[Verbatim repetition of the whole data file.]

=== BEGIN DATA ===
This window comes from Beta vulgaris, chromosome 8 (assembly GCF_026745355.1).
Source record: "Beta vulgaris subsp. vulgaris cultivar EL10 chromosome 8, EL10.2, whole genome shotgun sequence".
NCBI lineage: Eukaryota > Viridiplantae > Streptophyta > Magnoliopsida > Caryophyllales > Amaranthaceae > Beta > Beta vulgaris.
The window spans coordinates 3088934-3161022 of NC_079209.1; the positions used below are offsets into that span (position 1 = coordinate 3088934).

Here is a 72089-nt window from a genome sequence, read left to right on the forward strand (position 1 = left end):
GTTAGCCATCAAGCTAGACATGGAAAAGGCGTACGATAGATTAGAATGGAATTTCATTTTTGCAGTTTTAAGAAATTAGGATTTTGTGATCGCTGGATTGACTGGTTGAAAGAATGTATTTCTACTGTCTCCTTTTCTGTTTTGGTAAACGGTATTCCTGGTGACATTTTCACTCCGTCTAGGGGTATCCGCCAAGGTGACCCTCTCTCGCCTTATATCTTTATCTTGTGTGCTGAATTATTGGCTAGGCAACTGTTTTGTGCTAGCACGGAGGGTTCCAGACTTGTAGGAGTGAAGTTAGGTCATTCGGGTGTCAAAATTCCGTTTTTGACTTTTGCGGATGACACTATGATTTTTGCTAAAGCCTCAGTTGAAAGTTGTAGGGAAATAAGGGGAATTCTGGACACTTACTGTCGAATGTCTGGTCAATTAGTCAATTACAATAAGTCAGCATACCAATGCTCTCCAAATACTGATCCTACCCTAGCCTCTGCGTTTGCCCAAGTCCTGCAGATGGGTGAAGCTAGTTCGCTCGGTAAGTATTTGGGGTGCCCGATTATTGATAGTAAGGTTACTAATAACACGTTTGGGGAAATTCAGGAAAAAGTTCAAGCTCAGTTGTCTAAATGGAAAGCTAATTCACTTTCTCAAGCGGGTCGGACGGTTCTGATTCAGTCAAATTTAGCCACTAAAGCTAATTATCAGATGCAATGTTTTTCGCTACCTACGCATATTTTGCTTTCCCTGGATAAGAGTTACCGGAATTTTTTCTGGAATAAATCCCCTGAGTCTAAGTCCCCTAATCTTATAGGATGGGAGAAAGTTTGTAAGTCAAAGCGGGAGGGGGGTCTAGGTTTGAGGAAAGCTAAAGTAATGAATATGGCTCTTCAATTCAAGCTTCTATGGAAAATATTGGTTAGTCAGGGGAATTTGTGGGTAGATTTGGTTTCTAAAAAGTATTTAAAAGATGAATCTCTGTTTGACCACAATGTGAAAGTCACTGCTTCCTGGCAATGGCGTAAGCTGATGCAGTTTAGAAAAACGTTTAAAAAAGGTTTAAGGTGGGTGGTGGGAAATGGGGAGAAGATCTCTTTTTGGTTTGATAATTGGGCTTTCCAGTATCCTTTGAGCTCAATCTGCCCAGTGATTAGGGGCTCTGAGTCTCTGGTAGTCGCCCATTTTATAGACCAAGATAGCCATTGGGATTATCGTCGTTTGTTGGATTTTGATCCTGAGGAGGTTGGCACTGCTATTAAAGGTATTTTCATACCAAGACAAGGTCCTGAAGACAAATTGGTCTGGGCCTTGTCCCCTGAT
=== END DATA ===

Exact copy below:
This window comes from Beta vulgaris, chromosome 8 (assembly GCF_026745355.1).
Source record: "Beta vulgaris subsp. vulgaris cultivar EL10 chromosome 8, EL10.2, whole genome shotgun sequence".
NCBI lineage: Eukaryota > Viridiplantae > Streptophyta > Magnoliopsida > Caryophyllales > Amaranthaceae > Beta > Beta vulgaris.
The window spans coordinates 3088934-3161022 of NC_079209.1; the positions used below are offsets into that span (position 1 = coordinate 3088934).

Here is a 72089-nt window from a genome sequence, read left to right on the forward strand (position 1 = left end):
GTTAGCCATCAAGCTAGACATGGAAAAGGCGTACGATAGATTAGAATGGAATTTCATTTTTGCAGTTTTAAGAAATTAGGATTTTGTGATCGCTGGATTGACTGGTTGAAAGAATGTATTTCTACTGTCTCCTTTTCTGTTTTGGTAAACGGTATTCCTGGTGACATTTTCACTCCGTCTAGGGGTATCCGCCAAGGTGACCCTCTCTCGCCTTATATCTTTATCTTGTGTGCTGAATTATTGGCTAGGCAACTGTTTTGTGCTAGCACGGAGGGTTCCAGACTTGTAGGAGTGAAGTTAGGTCATTCGGGTGTCAAAATTCCGTTTTTGACTTTTGCGGATGACACTATGATTTTTGCTAAAGCCTCAGTTGAAAGTTGTAGGGAAATAAGGGGAATTCTGGACACTTACTGTCGAATGTCTGGTCAATTAGTCAATTACAATAAGTCAGCATACCAATGCTCTCCAAATACTGATCCTACCCTAGCCTCTGCGTTTGCCCAAGTCCTGCAGATGGGTGAAGCTAGTTCGCTCGGTAAGTATTTGGGGTGCCCGATTATTGATAGTAAGGTTACTAATAACACGTTTGGGGAAATTCAGGAAAAAGTTCAAGCTCAGTTGTCTAAATGGAAAGCTAATTCACTTTCTCAAGCGGGTCGGACGGTTCTGATTCAGTCAAATTTAGCCACTAAAGCTAATTATCAGATGCAATGTTTTTCGCTACCTACGCATATTTTGCTTTCCCTGGATAAGAGTTACCGGAATTTTTTCTGGAATAAATCCCCTGAGTCTAAGTCCCCTAATCTTATAGGATGGGAGAAAGTTTGTAAGTCAAAGCGGGAGGGGGGTCTAGGTTTGAGGAAAGCTAAAGTAATGAATATGGCTCTTCAATTCAAGCTTCTATGGAAAATATTGGTTAGTCAGGGGAATTTGTGGGTAGATTTGGTTTCTAAAAAGTATTTAAAAGATGAATCTCTGTTTGACCACAATGTGAAAGTCACTGCTTCCTGGCAATGGCGTAAGCTGATGCAGTTTAGAAAAACGTTTAAAAAAGGTTTAAGGTGGGTGGTGGGAAATGGGGAGAAGATCTCTTTTTGGTTTGATAATTGGGCTTTCCAGTATCCTTTGAGCTCAATCTGCCCAGTGATTAGGGGCTCTGAGTCTCTGGTAGTCGCCCATTTTATAGACCAAGATAGCCATTGGGATTATCGTCGTTTGTTGGATTTTGATCCTGAGGAGGTTGGCACTGCTATTAAAGGTATTTTCATACCAAGACAAGGTCCTGAAGACAAATTGGTCTGGGCCTTGTCCCCTGAT